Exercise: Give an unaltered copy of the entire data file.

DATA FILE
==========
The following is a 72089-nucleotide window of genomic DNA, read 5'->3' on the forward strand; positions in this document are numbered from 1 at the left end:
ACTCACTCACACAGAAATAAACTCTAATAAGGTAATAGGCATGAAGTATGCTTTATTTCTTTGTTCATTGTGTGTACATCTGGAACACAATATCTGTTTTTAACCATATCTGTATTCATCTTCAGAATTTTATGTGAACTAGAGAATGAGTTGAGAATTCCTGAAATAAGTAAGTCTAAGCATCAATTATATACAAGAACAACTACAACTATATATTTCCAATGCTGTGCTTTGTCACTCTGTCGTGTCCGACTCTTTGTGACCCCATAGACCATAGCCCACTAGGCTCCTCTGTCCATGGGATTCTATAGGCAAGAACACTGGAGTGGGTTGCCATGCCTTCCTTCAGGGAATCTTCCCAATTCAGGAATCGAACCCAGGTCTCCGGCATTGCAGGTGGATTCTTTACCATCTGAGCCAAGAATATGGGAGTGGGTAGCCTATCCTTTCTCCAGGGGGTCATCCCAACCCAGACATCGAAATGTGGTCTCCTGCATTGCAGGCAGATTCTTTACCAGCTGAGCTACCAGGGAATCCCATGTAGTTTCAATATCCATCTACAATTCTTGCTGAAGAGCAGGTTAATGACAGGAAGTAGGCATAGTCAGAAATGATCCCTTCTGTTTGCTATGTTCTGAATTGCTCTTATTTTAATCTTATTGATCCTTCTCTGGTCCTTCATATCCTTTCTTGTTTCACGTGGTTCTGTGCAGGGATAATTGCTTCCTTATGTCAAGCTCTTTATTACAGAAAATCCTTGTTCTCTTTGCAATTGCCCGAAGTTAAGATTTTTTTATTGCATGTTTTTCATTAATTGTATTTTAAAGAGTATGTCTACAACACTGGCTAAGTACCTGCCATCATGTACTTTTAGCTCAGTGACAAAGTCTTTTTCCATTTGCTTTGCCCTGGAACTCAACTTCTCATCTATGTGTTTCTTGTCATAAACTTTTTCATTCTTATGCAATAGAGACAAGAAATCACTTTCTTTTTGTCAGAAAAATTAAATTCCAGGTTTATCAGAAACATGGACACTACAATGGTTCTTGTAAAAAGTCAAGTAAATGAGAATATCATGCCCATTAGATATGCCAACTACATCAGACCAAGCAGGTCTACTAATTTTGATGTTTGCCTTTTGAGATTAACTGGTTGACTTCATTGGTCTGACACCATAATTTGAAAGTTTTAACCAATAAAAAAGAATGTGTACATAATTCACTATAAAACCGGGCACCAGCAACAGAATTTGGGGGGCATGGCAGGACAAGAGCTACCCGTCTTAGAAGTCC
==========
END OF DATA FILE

The following is a 72089-nucleotide window of genomic DNA, read 5'->3' on the forward strand; positions in this document are numbered from 1 at the left end:
ACTCACTCACACAGAAATAAACTCTAATAAGGTAATAGGCATGAAGTATGCTTTATTTCTTTGTTCATTGTGTGTACATCTGGAACACAATATCTGTTTTTAACCATATCTGTATTCATCTTCAGAATTTTATGTGAACTAGAGAATGAGTTGAGAATTCCTGAAATAAGTAAGTCTAAGCATCAATTATATACAAGAACAACTACAACTATATATTTCCAATGCTGTGCTTTGTCACTCTGTCGTGTCCGACTCTTTGTGACCCCATAGACCATAGCCCACTAGGCTCCTCTGTCCATGGGATTCTATAGGCAAGAACACTGGAGTGGGTTGCCATGCCTTCCTTCAGGGAATCTTCCCAATTCAGGAATCGAACCCAGGTCTCCGGCATTGCAGGTGGATTCTTTACCATCTGAGCCAAGAATATGGGAGTGGGTAGCCTATCCTTTCTCCAGGGGGTCATCCCAACCCAGACATCGAAATGTGGTCTCCTGCATTGCAGGCAGATTCTTTACCAGCTGAGCTACCAGGGAATCCCATGTAGTTTCAATATCCATCTACAATTCTTGCTGAAGAGCAGGTTAATGACAGGAAGTAGGCATAGTCAGAAATGATCCCTTCTGTTTGCTATGTTCTGAATTGCTCTTATTTTAATCTTATTGATCCTTCTCTGGTCCTTCATATCCTTTCTTGTTTCACGTGGTTCTGTGCAGGGATAATTGCTTCCTTATGTCAAGCTCTTTATTACAGAAAATCCTTGTTCTCTTTGCAATTGCCCGAAGTTAAGATTTTTTTATTGCATGTTTTTCATTAATTGTATTTTAAAGAGTATGTCTACAACACTGGCTAAGTACCTGCCATCATGTACTTTTAGCTCAGTGACAAAGTCTTTTTCCATTTGCTTTGCCCTGGAACTCAACTTCTCATCTATGTGTTTCTTGTCATAAACTTTTTCATTCTTATGCAATAGAGACAAGAAATCACTTTCTTTTTGTCAGAAAAATTAAATTCCAGGTTTATCAGAAACATGGACACTACAATGGTTCTTGTAAAAAGTCAAGTAAATGAGAATATCATGCCCATTAGATATGCCAACTACATCAGACCAAGCAGGTCTACTAATTTTGATGTTTGCCTTTTGAGATTAACTGGTTGACTTCATTGGTCTGACACCATAATTTGAAAGTTTTAACCAATAAAAAAGAATGTGTACATAATTCACTATAAAACCGGGCACCAGCAACAGAATTTGGGGGGCATGGCAGGACAAGAGCTACCCGTCTTAGAAGTCC